US software giant Microsoft has said that revenues surged to a record high in the recent quarter as Windows 7 operating system succeeded where its predecessor failed.
operating system succeeded where its predecessor failed.
Microsoft reported that its net profit in the quarter ending March 31 climbed 35 percent to 4.01 billion dollars.
The firm's revenue hit a record 14.50 billion dollars in the quarter, up six percent over the same period a year ago.
"Windows 7 continues to be a growth engine, but we also saw strong growth in other areas like Bing search, Xbox Live and our emerging cloud services," said Microsoft chief financial officer Peter Klein on Thursday.
|Microsoft CEO Steve Ballmer (right) is joined by a Windows project manager at an electronics show in Las Vegas, Nevada.|
Microsoft said revenue from its Windows computer operating system was up 28 percent over a year ago, driven by strong demand for the latest version, Windows 7.
"Business customers are beginning to refresh their desktops and the momentum of Windows 7 continues to be strong," chief operating officer Kevin Turner said.
Strong profit due to droves flocking to Microsoft's new operating system is a strong sign of the pent-up demand created when people shunned its predecessor Vista.
Microsoft released Windows 7 to the world in October as it tried to regain its stride after an embarrassing stumble with Vista.
While computer users may not give much thought to operating systems that serve as the brains of their machines, the programs are at the heart of Microsoft's global software empire.
Microsoft operating systems run more than 90 percent of the world's computers.
The failure of Vista to catch on hurt Microsoft competitively, giving Apple the opportunity to woo PC users to Mac.
Apple reported stellar quarterly earnings this week, citing factors that included lots of people buying Macintosh machines for the first time.
Microsoft apparently learned a lesson from Vista and worked closely with computer makers, users and software developers while crafting Windows 7.
Some say consumers snatching up Windows 7 or machines pre-loaded with the software is a sign that the economy is on the mend.
"Microsoft is a phenomenal bellwether for technology spending," analyst Rob Enderle said. "If they go up, it is one of the strongest indications that the tech market is improving."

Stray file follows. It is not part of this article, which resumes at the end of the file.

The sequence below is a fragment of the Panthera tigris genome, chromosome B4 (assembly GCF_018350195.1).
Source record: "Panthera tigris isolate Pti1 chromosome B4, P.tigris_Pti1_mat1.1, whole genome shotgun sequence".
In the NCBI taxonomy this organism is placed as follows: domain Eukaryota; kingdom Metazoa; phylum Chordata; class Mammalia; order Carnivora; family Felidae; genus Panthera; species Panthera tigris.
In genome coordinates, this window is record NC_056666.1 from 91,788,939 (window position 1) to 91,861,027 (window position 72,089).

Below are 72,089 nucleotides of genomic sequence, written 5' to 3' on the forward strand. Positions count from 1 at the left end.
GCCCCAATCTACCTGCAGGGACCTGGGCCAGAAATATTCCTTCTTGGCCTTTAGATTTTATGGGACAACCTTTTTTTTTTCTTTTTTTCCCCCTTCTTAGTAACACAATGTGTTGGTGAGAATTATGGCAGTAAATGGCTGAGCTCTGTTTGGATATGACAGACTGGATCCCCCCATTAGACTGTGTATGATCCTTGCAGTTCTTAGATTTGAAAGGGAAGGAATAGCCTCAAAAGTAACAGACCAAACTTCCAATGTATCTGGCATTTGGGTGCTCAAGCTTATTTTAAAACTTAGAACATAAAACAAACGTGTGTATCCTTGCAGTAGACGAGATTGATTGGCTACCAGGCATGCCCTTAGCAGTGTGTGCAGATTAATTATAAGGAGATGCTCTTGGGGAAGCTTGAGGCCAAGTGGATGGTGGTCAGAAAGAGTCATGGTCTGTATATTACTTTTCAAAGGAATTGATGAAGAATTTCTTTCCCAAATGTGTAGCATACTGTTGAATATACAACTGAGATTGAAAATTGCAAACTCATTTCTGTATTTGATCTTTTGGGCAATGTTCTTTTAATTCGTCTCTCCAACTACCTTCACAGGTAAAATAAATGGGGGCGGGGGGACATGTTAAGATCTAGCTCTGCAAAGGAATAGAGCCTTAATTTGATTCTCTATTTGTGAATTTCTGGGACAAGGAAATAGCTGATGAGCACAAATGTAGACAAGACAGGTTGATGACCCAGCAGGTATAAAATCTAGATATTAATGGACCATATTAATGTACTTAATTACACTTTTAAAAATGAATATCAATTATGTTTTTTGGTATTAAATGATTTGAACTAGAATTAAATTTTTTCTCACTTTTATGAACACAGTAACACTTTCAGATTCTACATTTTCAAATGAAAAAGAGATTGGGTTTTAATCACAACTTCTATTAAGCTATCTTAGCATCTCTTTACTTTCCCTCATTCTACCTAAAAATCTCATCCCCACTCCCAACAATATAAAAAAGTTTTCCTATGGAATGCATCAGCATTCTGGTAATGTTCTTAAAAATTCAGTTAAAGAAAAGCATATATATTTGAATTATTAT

Windows 7 is installed on more than 10 percent of computers worldwide, making it the fastest selling operating system in Microsoft's history, according to Klein.
Data released by industry-tracker IDC shows that personal computer sales rebounded at the end of last year and that momentum has carried into 2010.
Further good news for the technology industry came in the form of computer chip titan Intel nearly quadrupling its profit in the first three months of this year.
"We are encouraged by improving market conditions taking shape," Klein said during an earnings webcast.
Wall Street had anticipated strong earnings from Microsoft since computer sales appeared to be picking up.
"Increased earnings in an improving but still troubled market is always good news," Enderle said. "But we are not out of the woods yet."
March was the 10th consecutive month of slight gains in search share for Bing, which Microsoft unveiled in June accompanied by a 100-million-dollar advertising campaign in a bid to challenge search juggernaut Google.
Bing's share of the US search market rose to 11.7 percent in March from 11.5 percent in February, according to Web analytics firm comScore.
Google remained the overwhelming leader of the lucrative US search and advertising market with 65.1 percent in March.
Microsoft saw online advertising revenue climb 19 percent and expects its growth to outpace the overall market. Klein said the benefits of a deal to use Bing for searches on Yahoo! should begin kicking in later this year.
Yahoo! and Microsoft unveiled a 10-year Web search and advertising partnership in July that set the stage for a joint offensive against Google.
Microsoft is still losing more money than it makes in online operations, spending a lot of cash to gain ground in search advertising, according to financial analyst blogger Henry Blodget.